= αf({n}) ∧ ¡ αf({1}) ∨ αf({i}) ¢ (since α∗ f({1, i}) = 0) = αf({1}) ∧ αf({n}) (since αf({i}) 6 αf({1})).

On the other hand, we have

f (0i−1f (0n−i10i−21)0n−i) = α

f({i}) ∧ αf({n − i + 1, n})

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and the proof is now complete. ¤

Remark 2. (i) We observe that equation (2) can be rewritten in a more sym-metric way as f (x) = med ³ an, (bn∧ x1) ∨ med ³^n i=1 xi, bn∧ cn, n _ i=1 xi ´ ∨ (cn∧ xn), dn ´ .

This formula reduces to f (x) = med¡an, med

¡ Vn i=1xi, bn, Wn i=1xi ¢ , dn ¢ as soon as f is a symmetric function (i.e., invariant under permutation of its variables).

(ii) A term function f : Ln → L is a polynomial function satisfying α f(I) ∈ {0, 1} for every I ⊆ [n]. By Theorem 6, the only associative term functions f : Ln→ L are x 7→ x 1, x 7→ xn, x 7→ Vn i=1xi, and x 7→ Wn i=1xi.

We say that a function g : L∗ → L is a polynomial function if every g

n, n > 1,

is a polynomial function. The following theorem yields a description of associative polynomial functions g : L∗→ L.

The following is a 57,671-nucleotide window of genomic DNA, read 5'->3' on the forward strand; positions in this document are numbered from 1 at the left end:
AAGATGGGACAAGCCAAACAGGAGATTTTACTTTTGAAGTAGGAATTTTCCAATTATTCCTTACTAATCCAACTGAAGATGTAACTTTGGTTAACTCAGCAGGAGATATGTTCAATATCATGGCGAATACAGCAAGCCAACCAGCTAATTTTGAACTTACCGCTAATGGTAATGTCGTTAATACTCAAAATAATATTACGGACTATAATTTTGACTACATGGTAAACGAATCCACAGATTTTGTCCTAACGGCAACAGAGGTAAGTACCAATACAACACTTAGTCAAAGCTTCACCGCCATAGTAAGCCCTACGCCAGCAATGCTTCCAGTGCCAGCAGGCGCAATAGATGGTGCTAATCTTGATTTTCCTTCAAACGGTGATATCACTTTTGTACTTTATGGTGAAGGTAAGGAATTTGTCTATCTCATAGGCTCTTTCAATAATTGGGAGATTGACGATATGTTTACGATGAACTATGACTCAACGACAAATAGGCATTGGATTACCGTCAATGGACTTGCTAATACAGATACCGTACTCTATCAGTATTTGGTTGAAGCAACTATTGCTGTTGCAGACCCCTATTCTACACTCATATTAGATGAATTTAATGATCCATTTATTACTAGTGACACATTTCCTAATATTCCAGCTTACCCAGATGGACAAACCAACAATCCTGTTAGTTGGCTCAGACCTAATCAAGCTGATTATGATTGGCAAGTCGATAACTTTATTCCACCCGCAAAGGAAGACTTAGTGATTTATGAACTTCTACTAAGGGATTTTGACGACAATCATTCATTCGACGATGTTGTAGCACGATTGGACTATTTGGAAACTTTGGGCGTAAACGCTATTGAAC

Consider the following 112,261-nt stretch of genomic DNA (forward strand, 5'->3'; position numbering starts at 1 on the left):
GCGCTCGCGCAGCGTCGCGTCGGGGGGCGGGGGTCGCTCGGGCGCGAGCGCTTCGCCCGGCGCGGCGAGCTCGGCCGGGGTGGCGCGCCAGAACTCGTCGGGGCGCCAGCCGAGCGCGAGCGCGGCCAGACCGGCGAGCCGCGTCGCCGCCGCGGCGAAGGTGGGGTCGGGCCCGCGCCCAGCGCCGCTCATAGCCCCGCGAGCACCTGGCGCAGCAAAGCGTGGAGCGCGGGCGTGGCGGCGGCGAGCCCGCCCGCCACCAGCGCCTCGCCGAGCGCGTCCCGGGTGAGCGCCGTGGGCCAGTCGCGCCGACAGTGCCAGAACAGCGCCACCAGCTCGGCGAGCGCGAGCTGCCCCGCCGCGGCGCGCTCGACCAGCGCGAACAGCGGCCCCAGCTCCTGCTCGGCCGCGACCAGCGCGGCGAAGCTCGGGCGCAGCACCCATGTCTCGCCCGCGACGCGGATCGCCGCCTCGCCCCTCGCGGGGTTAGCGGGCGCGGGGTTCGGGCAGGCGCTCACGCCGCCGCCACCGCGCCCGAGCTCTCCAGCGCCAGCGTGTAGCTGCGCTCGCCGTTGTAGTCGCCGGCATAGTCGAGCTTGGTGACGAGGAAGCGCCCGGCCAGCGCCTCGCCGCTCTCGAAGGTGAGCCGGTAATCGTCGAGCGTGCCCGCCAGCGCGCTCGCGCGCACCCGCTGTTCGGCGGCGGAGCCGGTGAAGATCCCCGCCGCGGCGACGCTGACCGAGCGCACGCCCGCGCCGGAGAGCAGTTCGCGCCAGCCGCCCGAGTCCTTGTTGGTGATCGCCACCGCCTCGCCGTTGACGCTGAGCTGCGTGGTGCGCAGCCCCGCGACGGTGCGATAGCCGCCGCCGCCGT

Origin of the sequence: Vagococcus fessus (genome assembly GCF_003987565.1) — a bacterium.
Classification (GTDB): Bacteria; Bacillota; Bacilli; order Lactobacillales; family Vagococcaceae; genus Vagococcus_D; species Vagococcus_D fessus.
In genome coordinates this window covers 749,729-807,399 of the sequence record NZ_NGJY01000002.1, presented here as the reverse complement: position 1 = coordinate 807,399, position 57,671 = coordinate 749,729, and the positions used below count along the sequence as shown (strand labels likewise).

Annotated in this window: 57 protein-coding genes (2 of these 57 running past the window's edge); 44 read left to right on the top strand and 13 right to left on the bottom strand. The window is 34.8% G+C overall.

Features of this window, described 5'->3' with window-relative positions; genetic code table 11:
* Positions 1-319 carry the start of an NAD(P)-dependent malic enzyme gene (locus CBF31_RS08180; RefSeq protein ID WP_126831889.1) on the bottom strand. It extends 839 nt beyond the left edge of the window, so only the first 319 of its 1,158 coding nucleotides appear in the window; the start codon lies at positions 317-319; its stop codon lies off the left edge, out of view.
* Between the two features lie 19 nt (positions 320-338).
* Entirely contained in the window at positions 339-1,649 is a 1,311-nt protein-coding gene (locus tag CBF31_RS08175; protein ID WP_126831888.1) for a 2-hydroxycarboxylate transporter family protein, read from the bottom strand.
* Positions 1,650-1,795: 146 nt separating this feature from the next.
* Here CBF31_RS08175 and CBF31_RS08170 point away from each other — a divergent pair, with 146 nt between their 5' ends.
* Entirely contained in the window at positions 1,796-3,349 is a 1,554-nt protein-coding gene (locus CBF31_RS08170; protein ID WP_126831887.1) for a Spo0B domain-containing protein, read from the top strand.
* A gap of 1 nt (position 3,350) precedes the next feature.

Theorem 7. A polynomial function g : L∗→ L is associative if and only if g 1(x) = a1∨ (d1∧ x) and, for n > 2, gn(x) = a2∨ (b2∧ x1) ∨ ³_n i=1 (b2∧ c2∧ xi) ´ ∨ (c2∧ xn) ∨ ³ d2 n ^ i=1 xi ´ , where a1= g1(0), d1= g1(1), a2 = g2(02), b2= g2(10), c2 = g2(01), d2= g2(12), a16 a2, and d26 d1.

Proof. The sufficiency can be easily verified using Proposition 1.

Let us establish the necessity. Since every function gn, n > 1, is an associative

polynomial function, by Theorem 6 this function has the form given in the right-hand side of (2), with an = gn(0n), bn = gn(10n−1), cn = gn(0n−11), and dn = gn(1n). By associativity and Proposition 4, for every n > 3, we have

gn(10n−1) = g2(gn−1(10n−2)0) = med

¡

g2(02), gn−1(10n−2), g2(10)

¢

.

By reasoning recursively, it can be verified that bn= b2 for every n > 3. Similarly,

it can be shown that an = a2, cn = c2, and dn = d2 every n > 3. Finally, By

Propositions 1 and 4, we have

g2(x2) = g1(g2(x2)) = med

¡

g1(0), g2(x2), g1(1)

¢

,

which shows that a16 a2 and d26 d1. ¤

Even though associativity for functions g : L∗ → L seems more restrictive on

their components gn than associativity for functions of a given fixed arity, from

Theorems 6 and 7 it follows that associativity for polynomial functions f : Ln → L

naturally extends componentwise to polynomial functions g : L∗→ L.

Corollary 8. Let f : Ln → L be a polynomial function. Then f is associative if and only if there is an associative polynomial function g : L∗→ L such that g

n = f .